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Chinese Tesla rival Nio gets approval to list on Singapore Exchange as US delisting pressure ratchets up

An electric car at the Nio manufacturing base in Hefei, in east China’s Anhui Province on April 21, 2022. Photo: Xinhua
An electric car at the Nio manufacturing base in Hefei, in east China’s Anhui Province on April 21, 2022. Photo: Xinhua

Chinese electric-vehicle (EV) maker Nio said it has obtained a provisional greenlight from the Singapore Exchange to list its shares in the Southeast Asian financial hub, taking a step forward to hedge the risk of US delisting.

The announcement comes on the heels of news Wednesday that the Securities and Exchange Commission (SEC) has put Nio on a list of 80 US-listed Chinese companies that face delisting under the Holding Foreign Companies Accountable Act (HFCAA). Nio made its stock offering on the New York Stock Exchange in 2018.

The secondary listing in Singapore will be by way of introduction, mirroring its listing method in Hong Kong in March that did not involve any public offering of shares. The Singapore plan was previously disclosed in its Hong Kong listing document in February.

The HFCAA, signed by former president Donald Trump, seeks to force foreign companies off US exchanges if they fail to turn over audit results for three straight years. The process of delisting non-compliant foreign stocks could begin from late 2023.

The Singapore Exchange (SGX) stock exchange building in the central business district in Singapore on April 7, 2020. Photo: AFP
The Singapore Exchange (SGX) stock exchange building in the central business district in Singapore on April 7, 2020. Photo: AFP

“Nio will continue to comply with applicable laws and regulations in both China and the US, and strive to maintain its listing status on both the NYSE and the HKEX in compliance with applicable listing rules,” it said in an exchange filing on Thursday.

Nio’s two Chinese EV-industry rivals Li Auto, which is listed on the Nasdaq, and Xpeng, which is listed on the NYSE, face the same US delisting risk. Both Li Auto and Xpeng raised new funds from their Hong Kong IPOs, taking in US$2.1 billion and US$1.7 billion last June and August, respectively.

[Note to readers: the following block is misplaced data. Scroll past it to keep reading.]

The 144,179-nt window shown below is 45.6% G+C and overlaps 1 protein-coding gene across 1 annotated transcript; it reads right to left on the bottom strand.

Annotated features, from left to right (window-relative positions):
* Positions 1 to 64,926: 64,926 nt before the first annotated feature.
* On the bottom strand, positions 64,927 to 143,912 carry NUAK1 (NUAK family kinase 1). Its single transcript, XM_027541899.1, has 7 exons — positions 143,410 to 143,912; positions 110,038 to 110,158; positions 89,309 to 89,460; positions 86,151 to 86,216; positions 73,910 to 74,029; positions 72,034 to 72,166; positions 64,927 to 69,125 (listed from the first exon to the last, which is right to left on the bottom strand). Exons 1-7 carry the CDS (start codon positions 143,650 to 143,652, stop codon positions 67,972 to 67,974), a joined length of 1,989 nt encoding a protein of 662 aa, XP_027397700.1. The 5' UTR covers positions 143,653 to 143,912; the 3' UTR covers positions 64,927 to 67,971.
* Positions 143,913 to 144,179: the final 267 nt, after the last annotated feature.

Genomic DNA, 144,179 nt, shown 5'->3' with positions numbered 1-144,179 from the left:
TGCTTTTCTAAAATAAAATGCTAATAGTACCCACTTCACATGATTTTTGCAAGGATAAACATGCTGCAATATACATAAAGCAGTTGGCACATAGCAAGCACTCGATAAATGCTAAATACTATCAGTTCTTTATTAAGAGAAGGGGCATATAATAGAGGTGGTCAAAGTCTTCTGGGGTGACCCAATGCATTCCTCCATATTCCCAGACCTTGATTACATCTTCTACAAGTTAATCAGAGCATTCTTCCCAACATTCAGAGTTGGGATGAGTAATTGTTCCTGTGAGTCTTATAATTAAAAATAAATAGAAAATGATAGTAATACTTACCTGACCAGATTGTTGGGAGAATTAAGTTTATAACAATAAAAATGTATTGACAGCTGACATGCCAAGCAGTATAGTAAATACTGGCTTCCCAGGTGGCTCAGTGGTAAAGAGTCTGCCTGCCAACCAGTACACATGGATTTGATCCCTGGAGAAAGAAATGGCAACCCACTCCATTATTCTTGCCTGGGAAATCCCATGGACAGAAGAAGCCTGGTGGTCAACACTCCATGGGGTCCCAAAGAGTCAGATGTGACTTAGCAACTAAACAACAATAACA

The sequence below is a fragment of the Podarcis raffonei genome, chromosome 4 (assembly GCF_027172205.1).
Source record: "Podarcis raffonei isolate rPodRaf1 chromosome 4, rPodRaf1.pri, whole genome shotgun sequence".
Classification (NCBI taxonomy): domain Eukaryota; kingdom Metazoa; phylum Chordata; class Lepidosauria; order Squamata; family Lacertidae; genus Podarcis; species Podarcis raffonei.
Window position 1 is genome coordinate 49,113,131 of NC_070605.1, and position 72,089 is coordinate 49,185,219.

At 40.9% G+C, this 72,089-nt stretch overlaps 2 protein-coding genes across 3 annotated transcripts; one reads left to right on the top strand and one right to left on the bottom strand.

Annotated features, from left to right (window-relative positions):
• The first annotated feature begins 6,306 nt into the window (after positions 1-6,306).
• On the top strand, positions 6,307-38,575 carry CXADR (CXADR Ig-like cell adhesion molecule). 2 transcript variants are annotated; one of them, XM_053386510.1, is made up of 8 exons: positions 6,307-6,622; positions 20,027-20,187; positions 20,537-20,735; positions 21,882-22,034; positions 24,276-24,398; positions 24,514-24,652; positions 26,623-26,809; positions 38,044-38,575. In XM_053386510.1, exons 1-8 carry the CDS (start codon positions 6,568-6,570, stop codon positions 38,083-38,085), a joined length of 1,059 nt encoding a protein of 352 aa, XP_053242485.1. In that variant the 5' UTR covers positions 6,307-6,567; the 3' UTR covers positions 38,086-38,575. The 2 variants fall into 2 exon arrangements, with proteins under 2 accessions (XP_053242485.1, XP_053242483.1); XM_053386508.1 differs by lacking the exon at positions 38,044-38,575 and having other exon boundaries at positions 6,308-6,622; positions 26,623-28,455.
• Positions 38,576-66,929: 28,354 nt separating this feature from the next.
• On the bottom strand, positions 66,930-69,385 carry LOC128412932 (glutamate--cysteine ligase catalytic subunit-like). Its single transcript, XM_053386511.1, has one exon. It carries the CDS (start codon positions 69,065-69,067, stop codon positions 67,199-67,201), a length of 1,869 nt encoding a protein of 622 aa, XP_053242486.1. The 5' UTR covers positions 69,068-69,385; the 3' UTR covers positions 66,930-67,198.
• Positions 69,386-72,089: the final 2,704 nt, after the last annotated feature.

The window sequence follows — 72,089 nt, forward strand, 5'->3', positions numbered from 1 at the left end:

Pedestrians walked past a Nio showroom in Beijing on Nov. 22, 2021. Photo: Bloomberg
Pedestrians walked past a Nio showroom in Beijing on Nov. 22, 2021. Photo: Bloomberg

Listing by introduction has gained momentum as it offers a faster route without the need for underwriters to market new shares to prospective investors. KE Holdings, the online real estate transaction platform backed by Tencent Holdings, said on Thursday that it had received the nod to list by introduction in Hong Kong.

Nio said it plans to issue an introductory document on the proposed listing in Singapore later this month, without elaborating.

Nio on Monday said it has kicked off operations at its second factory to race ahead of local rivals who are struggling with a worsening supply chain bottleneck following more than a month of citywide lockdown in Shanghai to combat the Omicron outbreak.

A Nio ES8 electric SUV on display at the 19th International Automobile Industry Exhibition in Shanghai on April 28, 2021. Photo: Xinhua
A Nio ES8 electric SUV on display at the 19th International Automobile Industry Exhibition in Shanghai on April 28, 2021. Photo: Xinhua

The 50 billion yuan (US$7.6 billion) NeoPark in Hefei, the capital of eastern Anhui province, started sample production of the ET5, Nio’s latest model, which is expected to hit the mainland market in September.

Nio’s American depositary shares plunged 15.2 per cent in New York to US$15.38, the biggest drop since March 2020. Its Hong Kong shares fell 12 per cent to HK$120.90 in recent trading.

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